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FIELD TRIP: Spend an entire day in Makati this Holiday season

But heavy traffic in major routes may prevent us from taking them to the very many sights around the city. Imagine the average travel time to and from the shopping mall could take away 5-6 hours every.....»»

Category: newsSource: manilanews manilanewsDec 21st, 2017

Paul and Harden lead No. 1 seed Rockets against Wolves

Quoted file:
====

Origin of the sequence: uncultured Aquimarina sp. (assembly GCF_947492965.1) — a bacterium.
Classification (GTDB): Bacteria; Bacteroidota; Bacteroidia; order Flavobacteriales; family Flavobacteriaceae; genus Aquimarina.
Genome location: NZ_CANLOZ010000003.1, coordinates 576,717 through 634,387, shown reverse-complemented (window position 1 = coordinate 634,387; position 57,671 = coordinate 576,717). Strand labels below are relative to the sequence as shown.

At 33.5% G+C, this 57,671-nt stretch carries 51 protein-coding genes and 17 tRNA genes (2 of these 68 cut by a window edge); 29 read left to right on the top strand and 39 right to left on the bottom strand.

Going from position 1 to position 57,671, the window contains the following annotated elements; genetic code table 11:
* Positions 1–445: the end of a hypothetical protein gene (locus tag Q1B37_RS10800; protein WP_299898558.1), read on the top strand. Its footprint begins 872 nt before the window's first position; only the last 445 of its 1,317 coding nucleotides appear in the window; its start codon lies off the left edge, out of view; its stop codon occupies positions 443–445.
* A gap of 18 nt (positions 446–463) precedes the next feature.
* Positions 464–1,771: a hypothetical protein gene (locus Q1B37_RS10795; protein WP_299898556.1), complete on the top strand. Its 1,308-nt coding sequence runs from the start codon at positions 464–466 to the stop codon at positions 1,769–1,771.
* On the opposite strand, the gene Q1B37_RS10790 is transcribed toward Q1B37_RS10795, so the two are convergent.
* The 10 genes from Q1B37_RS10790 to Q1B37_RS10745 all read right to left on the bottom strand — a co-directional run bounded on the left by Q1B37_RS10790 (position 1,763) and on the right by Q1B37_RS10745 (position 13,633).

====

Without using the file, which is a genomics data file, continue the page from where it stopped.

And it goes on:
By Kristie Rieken, Associated Press HOUSTON (AP) — So far the trade for Chris Paul to give the Houston Rockets another superstar to help James Harden has worked famously. Now the two, who have both had their fair share of playoff disappointments, will try to carry their regular-season success into the postseason when the Rockets open a first-round series with Minnesota on Sunday night (Monday, PHL time). The guards have been effusive in their praise for one another, with Harden recently joking that his relationship with the nine-time All-Star was "love at first sight." Paul didn't go quite that far, but a huge smile crossed his often serious face when asked how their pairing has worked. "Unbelievable," he said. "You just [don't] get this opportunity too often in a career to play with somebody like James ... you get a chance to appreciate greatness. "What he's doing on a nightly basis and stuff like that, it's crazy and I'm in awe," Paul continued. "I'm grateful I get to play alongside him." When told of what Paul said about him, Harden was quick to answer. "You can tell," he said. "It feels like it's been forever but it's not even been a year yet." Their work in the regular season led the Rockets to a franchise-record 65 wins, their first No. 1 seed and sixth straight playoff appearance. They are looking to win the title for the first time capturing back-to-back championships in 1994-95. For the 32-year-old Paul, it's a chance for him to finally shake off years off playoff woes after making nine playoff trips without advancing past the second round. But if he is haunted by the ghosts of playoffs past, he wouldn't acknowledge it and was dismissive when asked if he thought this was his best chance to win it all. "I don't know," he said. "I don't think about all that." What he and the Rockets do know is that they're facing a talented team in the eighth-seeded Timberwolves, who had to win their last regular-season game to get into the postseason. They ended the NBA's longest active playoff drought with their berth, putting them back in the postseason for the first time since 2004 when they lost to the Lakers in the Western Conference finals. Getting the Timberwolves into the playoffs is a huge accomplishment for the entire team, but might mean just a little more to star Karl-Anthony Towns, who made a vow the night Minnesota selected him with the top overall pick in the 2015 draft. "It means more than I think words can express honestly," he said. "I made a promise to ... Flip Saunders and it meant a lot to me that I was able to keep my word." Some things to know as the Timberwolves and Rockets open their series: BACK HOME The series is a homecoming for Minnesota's Jimmy Butler, who grew up in Tomball, a suburb about 35 miles from downtown Houston. But he insists he won't have any time to get back out there this week. "Nope," he said. "Zero [time]. I ain't even going home. I'm here to work." But he did spend a little time on Saturday (Sunday, PHL time) reminiscing about his high school days when he idolized a former Rockets star. "I used to walk around the hallways and in the gym thinking I was Tracy McGrady," he said. "I remember it like it was yesterday. He was my favorite player. I wanted to wear his number, wear his tennis shoes, all of that good stuff." Butler, who returned on April 6 (April 7, PHL time) after missing 17 games with a knee injury, said he's fully recovered from his injury and is "well-rested" entering the playoffs. PLAYOFF HISTORY This is the second time these teams have met in the playoffs. Their other meeting came in Minnesota's first trip in 1997, when the Timberwolves were swept in three games. That Houston team was led by Hakeem Olajuwon, Clyde Drexler and Charles Barkley, and the Wolves featured Kevin Garnett, Stephon Marbury and Tom Gugliotta. LIMIT KAT FROM LONG RANGE The Rockets are resigned to the fact that Towns, who led the NBA in double-doubles, will get his points under the basket and plenty of rebounds. "He's going to get a double-double," Houston coach Mike D'Antoni said. "That's who he is." However, they are not OK with letting him shoot three-pointers. The seven-foot Towns ranked 14th in the league with a 42 percent average from three-point range and knocked down a career-high 120 three-pointers this season. "We [can't] leave him open or let him walk into a 3 because we're not guarding him," D'Antoni said. "We have to be aware of that. You can't take away his post-ups and his moves in there. He's going to score on anybody, but you can do a really good job on the three's." HARDEN'S MOTIVATION Despite finishing as the runner-up for MVP last season and being a front-runner for this year's award, Harden still faces plenty of criticism for some of his past performances in the playoffs, notably, a terrible performance in an embarrassing 114-75 elimination loss to San Antonio in the conference semifinals last season. But he has never been motivated by criticism, and he finds his drive in a far different place. "Just going out there and being the best that I can be," he said. "There's no negativity that someone can say that can motivate me. Some people can get motivated by that. I don't really care.".....»»